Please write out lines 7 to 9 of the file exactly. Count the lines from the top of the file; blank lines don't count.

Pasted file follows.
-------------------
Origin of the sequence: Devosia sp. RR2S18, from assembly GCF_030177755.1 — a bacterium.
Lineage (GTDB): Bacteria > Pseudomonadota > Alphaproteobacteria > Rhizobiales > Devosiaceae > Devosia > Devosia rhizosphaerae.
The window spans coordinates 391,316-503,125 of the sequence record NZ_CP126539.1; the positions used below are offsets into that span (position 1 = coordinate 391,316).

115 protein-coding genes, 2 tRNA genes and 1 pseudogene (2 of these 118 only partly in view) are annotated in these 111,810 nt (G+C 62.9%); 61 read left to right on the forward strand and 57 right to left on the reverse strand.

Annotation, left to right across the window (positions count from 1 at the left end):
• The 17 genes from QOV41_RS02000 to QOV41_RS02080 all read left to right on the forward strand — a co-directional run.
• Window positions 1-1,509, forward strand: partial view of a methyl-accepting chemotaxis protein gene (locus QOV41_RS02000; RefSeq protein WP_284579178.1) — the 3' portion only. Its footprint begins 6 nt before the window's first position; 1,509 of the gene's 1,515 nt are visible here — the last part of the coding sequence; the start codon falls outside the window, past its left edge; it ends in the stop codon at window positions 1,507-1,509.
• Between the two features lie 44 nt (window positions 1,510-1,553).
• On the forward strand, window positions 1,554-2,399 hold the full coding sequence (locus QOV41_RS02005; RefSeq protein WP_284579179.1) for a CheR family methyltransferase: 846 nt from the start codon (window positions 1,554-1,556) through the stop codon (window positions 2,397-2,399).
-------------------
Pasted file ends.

• Window positions 1-1,509, forward strand: partial view of a methyl-accepting chemotaxis protein gene (locus QOV41_RS02000; RefSeq protein WP_284579178.1) — the 3' portion only. Its footprint begins 6 nt before the window's first position; 1,509 of the gene's 1,515 nt are visible here — the last part of the coding sequence; the start codon falls outside the window, past its left edge; it ends in the stop codon at window positions 1,507-1,509.
• Between the two features lie 44 nt (window positions 1,510-1,553).
• On the forward strand, window positions 1,554-2,399 hold the full coding sequence (locus QOV41_RS02005; RefSeq protein WP_284579179.1) for a CheR family methyltransferase: 846 nt from the start codon (window positions 1,554-1,556) through the stop codon (window positions 2,397-2,399).